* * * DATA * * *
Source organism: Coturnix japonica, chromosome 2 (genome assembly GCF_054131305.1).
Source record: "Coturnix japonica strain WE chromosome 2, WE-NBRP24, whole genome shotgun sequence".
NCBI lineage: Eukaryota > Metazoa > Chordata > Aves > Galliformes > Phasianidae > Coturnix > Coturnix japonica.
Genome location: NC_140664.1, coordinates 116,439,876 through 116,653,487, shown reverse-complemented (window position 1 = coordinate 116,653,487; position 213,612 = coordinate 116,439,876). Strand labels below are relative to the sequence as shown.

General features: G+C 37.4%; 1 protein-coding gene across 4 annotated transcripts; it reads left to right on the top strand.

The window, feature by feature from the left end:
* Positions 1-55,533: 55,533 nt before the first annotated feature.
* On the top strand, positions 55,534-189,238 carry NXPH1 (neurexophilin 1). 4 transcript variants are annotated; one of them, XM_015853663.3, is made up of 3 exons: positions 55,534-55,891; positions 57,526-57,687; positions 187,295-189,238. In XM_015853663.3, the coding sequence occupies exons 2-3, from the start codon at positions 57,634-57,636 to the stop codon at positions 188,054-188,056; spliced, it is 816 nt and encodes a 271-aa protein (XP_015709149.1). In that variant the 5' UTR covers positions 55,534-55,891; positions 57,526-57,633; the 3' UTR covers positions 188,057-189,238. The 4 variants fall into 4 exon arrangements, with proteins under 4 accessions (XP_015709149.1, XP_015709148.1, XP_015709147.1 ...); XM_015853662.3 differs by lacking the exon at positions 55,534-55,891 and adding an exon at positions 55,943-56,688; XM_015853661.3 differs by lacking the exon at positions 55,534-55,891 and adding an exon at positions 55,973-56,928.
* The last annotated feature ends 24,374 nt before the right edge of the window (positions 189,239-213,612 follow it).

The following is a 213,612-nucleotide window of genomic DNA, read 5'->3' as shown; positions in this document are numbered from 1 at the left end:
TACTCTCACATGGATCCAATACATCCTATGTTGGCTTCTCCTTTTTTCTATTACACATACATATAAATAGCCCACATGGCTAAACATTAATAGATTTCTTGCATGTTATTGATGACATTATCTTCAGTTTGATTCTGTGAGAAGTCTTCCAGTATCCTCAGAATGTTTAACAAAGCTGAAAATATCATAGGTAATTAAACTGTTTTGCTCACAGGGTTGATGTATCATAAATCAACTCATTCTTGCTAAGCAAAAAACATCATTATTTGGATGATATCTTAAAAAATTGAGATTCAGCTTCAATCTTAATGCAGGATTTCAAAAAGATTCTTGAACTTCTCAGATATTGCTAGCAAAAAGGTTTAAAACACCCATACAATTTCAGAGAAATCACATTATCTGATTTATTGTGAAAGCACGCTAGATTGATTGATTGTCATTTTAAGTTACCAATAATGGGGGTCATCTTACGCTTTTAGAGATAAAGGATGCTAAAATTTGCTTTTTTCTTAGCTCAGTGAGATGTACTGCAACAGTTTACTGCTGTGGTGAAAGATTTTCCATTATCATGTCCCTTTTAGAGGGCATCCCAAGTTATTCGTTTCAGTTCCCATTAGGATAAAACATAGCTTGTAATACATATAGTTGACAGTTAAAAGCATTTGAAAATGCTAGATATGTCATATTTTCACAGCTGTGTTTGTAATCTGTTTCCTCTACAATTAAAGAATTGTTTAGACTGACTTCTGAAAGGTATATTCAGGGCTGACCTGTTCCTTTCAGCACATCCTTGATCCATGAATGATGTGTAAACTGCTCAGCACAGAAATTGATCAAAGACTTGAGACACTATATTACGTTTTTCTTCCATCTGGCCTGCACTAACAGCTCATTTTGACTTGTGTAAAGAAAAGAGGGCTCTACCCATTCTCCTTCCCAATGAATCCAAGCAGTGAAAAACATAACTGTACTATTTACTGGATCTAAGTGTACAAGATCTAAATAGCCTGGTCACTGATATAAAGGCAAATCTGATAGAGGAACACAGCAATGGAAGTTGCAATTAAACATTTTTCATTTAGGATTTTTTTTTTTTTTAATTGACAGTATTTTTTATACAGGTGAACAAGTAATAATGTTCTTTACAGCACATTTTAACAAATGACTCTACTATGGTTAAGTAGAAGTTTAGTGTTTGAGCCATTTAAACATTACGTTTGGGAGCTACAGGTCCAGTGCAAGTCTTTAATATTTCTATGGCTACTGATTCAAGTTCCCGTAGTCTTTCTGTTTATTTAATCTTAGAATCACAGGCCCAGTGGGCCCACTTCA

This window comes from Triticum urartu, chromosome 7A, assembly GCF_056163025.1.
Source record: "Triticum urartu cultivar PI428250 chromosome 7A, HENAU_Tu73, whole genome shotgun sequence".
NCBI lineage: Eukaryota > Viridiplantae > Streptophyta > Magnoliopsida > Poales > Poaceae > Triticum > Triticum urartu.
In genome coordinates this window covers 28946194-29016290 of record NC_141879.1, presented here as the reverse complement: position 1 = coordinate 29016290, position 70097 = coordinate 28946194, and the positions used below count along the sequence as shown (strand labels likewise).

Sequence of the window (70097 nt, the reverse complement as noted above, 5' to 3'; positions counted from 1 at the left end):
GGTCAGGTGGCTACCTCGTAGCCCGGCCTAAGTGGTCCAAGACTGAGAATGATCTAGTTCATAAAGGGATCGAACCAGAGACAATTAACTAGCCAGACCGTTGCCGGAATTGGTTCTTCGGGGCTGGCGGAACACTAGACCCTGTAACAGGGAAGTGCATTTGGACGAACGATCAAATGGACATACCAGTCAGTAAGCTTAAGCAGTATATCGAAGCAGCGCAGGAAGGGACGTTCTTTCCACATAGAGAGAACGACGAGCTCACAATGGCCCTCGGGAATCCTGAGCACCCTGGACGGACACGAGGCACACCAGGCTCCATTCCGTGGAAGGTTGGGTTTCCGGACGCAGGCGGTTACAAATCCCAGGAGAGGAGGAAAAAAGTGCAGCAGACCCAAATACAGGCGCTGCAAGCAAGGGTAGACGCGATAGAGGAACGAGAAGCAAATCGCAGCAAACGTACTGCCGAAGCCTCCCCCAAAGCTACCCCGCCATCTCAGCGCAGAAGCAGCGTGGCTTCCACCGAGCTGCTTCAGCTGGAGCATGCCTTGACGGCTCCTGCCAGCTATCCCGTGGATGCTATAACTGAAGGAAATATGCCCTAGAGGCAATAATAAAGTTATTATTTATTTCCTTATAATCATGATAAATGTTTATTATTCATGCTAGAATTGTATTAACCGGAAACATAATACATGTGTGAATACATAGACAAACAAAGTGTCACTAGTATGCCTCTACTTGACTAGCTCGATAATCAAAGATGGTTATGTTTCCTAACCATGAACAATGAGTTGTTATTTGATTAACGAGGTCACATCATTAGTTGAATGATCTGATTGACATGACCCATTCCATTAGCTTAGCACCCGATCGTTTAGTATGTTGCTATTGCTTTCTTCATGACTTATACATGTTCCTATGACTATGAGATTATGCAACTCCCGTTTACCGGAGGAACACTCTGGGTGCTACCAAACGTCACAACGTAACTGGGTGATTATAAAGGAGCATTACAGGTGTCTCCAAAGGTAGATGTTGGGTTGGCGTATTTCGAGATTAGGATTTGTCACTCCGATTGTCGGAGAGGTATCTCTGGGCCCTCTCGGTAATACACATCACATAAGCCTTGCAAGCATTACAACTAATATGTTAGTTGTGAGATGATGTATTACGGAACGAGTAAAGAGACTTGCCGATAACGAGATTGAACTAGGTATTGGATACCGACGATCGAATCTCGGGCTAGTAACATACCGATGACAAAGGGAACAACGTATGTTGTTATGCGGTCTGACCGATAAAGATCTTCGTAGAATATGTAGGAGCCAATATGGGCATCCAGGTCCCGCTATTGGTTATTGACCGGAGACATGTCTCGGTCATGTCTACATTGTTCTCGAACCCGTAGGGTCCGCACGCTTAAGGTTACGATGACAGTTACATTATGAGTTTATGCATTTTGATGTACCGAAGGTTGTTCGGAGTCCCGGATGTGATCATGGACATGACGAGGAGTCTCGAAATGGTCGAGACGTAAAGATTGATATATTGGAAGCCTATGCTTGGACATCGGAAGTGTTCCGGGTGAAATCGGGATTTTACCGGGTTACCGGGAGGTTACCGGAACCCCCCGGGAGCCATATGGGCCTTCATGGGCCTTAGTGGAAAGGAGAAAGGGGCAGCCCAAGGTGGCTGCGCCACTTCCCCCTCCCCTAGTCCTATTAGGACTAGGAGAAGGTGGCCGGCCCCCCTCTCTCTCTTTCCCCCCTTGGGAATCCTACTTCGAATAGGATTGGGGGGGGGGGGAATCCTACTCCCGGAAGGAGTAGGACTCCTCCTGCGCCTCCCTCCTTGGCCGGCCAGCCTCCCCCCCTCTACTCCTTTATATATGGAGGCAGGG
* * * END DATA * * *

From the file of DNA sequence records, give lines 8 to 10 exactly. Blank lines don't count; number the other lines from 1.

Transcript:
* On the top strand, positions 55,534-189,238 carry NXPH1 (neurexophilin 1). 4 transcript variants are annotated; one of them, XM_015853663.3, is made up of 3 exons: positions 55,534-55,891; positions 57,526-57,687; positions 187,295-189,238. In XM_015853663.3, the coding sequence occupies exons 2-3, from the start codon at positions 57,634-57,636 to the stop codon at positions 188,054-188,056; spliced, it is 816 nt and encodes a 271-aa protein (XP_015709149.1). In that variant the 5' UTR covers positions 55,534-55,891; positions 57,526-57,633; the 3' UTR covers positions 188,057-189,238. The 4 variants fall into 4 exon arrangements, with proteins under 4 accessions (XP_015709149.1, XP_015709148.1, XP_015709147.1 ...); XM_015853662.3 differs by lacking the exon at positions 55,534-55,891 and adding an exon at positions 55,943-56,688; XM_015853661.3 differs by lacking the exon at positions 55,534-55,891 and adding an exon at positions 55,973-56,928.
* The last annotated feature ends 24,374 nt before the right edge of the window (positions 189,239-213,612 follow it).

The following is a 213,612-nucleotide window of genomic DNA, read 5'->3' as shown; positions in this document are numbered from 1 at the left end: